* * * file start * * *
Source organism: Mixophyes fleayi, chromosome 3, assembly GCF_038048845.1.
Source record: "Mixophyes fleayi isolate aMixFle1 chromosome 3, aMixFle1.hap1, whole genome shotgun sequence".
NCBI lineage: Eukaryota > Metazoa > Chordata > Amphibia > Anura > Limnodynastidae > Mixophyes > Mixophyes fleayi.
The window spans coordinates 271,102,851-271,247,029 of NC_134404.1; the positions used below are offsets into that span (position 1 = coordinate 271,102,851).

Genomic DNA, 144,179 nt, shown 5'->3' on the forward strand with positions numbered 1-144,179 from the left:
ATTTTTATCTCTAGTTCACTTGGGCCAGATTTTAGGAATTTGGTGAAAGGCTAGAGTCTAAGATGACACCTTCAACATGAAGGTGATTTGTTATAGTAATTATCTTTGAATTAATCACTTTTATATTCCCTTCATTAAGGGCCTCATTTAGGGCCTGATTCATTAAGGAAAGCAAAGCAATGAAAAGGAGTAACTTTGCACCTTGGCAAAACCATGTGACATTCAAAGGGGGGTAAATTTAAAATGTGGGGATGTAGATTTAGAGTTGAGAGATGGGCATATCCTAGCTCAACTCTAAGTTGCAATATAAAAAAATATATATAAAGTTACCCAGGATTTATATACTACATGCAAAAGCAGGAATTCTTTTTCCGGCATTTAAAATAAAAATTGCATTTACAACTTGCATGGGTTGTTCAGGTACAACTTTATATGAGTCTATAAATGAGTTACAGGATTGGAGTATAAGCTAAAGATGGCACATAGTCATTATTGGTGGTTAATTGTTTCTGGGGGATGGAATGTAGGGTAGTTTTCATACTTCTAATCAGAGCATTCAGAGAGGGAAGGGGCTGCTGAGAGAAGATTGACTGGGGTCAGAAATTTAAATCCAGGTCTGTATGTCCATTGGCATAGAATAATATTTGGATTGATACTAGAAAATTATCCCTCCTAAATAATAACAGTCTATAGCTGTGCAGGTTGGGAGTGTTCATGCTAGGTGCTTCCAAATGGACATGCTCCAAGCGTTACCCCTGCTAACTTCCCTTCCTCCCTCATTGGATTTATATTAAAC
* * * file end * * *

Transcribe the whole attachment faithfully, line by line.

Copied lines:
Source organism: Mixophyes fleayi, chromosome 3, assembly GCF_038048845.1.
Source record: "Mixophyes fleayi isolate aMixFle1 chromosome 3, aMixFle1.hap1, whole genome shotgun sequence".
NCBI lineage: Eukaryota > Metazoa > Chordata > Amphibia > Anura > Limnodynastidae > Mixophyes > Mixophyes fleayi.
The window spans coordinates 271,102,851-271,247,029 of NC_134404.1; the positions used below are offsets into that span (position 1 = coordinate 271,102,851).

Genomic DNA, 144,179 nt, shown 5'->3' on the forward strand with positions numbered 1-144,179 from the left:
ATTTTTATCTCTAGTTCACTTGGGCCAGATTTTAGGAATTTGGTGAAAGGCTAGAGTCTAAGATGACACCTTCAACATGAAGGTGATTTGTTATAGTAATTATCTTTGAATTAATCACTTTTATATTCCCTTCATTAAGGGCCTCATTTAGGGCCTGATTCATTAAGGAAAGCAAAGCAATGAAAAGGAGTAACTTTGCACCTTGGCAAAACCATGTGACATTCAAAGGGGGGTAAATTTAAAATGTGGGGATGTAGATTTAGAGTTGAGAGATGGGCATATCCTAGCTCAACTCTAAGTTGCAATATAAAAAAATATATATAAAGTTACCCAGGATTTATATACTACATGCAAAAGCAGGAATTCTTTTTCCGGCATTTAAAATAAAAATTGCATTTACAACTTGCATGGGTTGTTCAGGTACAACTTTATATGAGTCTATAAATGAGTTACAGGATTGGAGTATAAGCTAAAGATGGCACATAGTCATTATTGGTGGTTAATTGTTTCTGGGGGATGGAATGTAGGGTAGTTTTCATACTTCTAATCAGAGCATTCAGAGAGGGAAGGGGCTGCTGAGAGAAGATTGACTGGGGTCAGAAATTTAAATCCAGGTCTGTATGTCCATTGGCATAGAATAATATTTGGATTGATACTAGAAAATTATCCCTCCTAAATAATAACAGTCTATAGCTGTGCAGGTTGGGAGTGTTCATGCTAGGTGCTTCCAAATGGACATGCTCCAAGCGTTACCCCTGCTAACTTCCCTTCCTCCCTCATTGGATTTATATTAAAC